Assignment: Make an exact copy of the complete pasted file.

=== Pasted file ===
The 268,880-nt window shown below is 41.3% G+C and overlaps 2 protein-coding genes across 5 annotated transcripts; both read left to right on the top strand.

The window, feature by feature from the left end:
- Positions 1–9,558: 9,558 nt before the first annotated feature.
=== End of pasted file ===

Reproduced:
The 268,880-nt window shown below is 41.3% G+C and overlaps 2 protein-coding genes across 5 annotated transcripts; both read left to right on the top strand.

The window, feature by feature from the left end:
- Positions 1–9,558: 9,558 nt before the first annotated feature.